But it most certainly looks like I will need to drink less. And based on the Esquire story involving Koch, I thought it might be possible. I will have to start using soda water when I'm out. I do eat some of the time, but sometimes I drink at times when I'm not hungry.

So sadly, the Koch method doesn't work.
posted by Ironmouth at 12:53 PM on May 21, 2015


Eat some cheese before you drink. I don't think you'd have to eat a huge amount, but just enough to line your stomach and keep the alcohol from being absorbed quite as quickly.
posted by kinddieserzeit at 2:20 PM on May 21, 2015


the snack can be turned into fat. Alcohol generally cannot.

OK, OK, OK, I'll quit responding to every little thing, but this is a seriously wrong way to view beer, of all things. In addition to a relatively small amount of alcohol, beer (especially heavy beer!) has a substantial amount of sugar in the form of maltodextrin, which is produced from mashing the grains but cannot be digested by the yeast. So maybe a shot of vodka would be "just alcohol, which cannot be turned into fat," but in each beer you're drinking more sugar than a can of coke. Possibly way more, depending on the final gravity (i.e., beer strength). Swap one beer for a handful of bar snacks - it may well be a net caloric reduction as well as having the other benefits discussed above.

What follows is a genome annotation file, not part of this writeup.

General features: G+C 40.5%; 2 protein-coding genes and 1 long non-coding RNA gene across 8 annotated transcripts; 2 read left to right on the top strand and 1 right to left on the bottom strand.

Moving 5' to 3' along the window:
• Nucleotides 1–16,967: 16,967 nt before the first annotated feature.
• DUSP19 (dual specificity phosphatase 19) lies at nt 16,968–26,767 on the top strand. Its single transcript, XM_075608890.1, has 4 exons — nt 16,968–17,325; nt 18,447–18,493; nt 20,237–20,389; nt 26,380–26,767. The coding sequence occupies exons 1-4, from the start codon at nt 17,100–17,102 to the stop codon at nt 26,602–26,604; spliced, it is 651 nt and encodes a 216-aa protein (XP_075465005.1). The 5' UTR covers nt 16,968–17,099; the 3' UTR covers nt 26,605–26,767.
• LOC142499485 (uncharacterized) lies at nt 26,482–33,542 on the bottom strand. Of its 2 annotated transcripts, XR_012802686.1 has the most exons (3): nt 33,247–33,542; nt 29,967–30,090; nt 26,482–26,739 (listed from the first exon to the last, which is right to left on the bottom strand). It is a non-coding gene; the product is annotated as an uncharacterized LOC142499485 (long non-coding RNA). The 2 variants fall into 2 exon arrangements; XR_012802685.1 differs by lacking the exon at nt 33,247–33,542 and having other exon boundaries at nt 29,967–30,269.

posted by Joey Buttafoucault at 2:27 PM on May 21, 2015 [4 favorites]


I am a lurker, mostly. But I have been around awhile, and remember stuff. Tegretol seems to work on GABA, which alcohol is also active on, and therefore in combination the two can cause you to get more drunk/less coordinated/more sedated thàn otherwise. Tegretol can also be not spectacular for your liver enzymes and function in and of itself* (which I am sure you know and have to get the regular blood draws for, along with the rare blood cell issues, though for most people taking it, carbamazepine alone will not cause a clinically significant issue or elevation in enzymes) and metabolizing alcohol is also a bit of a stressor on the liver. So a higher serum level of Tegretol (because you've lost weight, and because as you age your liver very slowly gets less efficient at processing everything, hence everyone's testimony about age +alcohol and hangovers) plus alcohol is making extra work for your liver all around. So when you drink, you have to take that into consideration, along with the lower tolerance due to lower weight.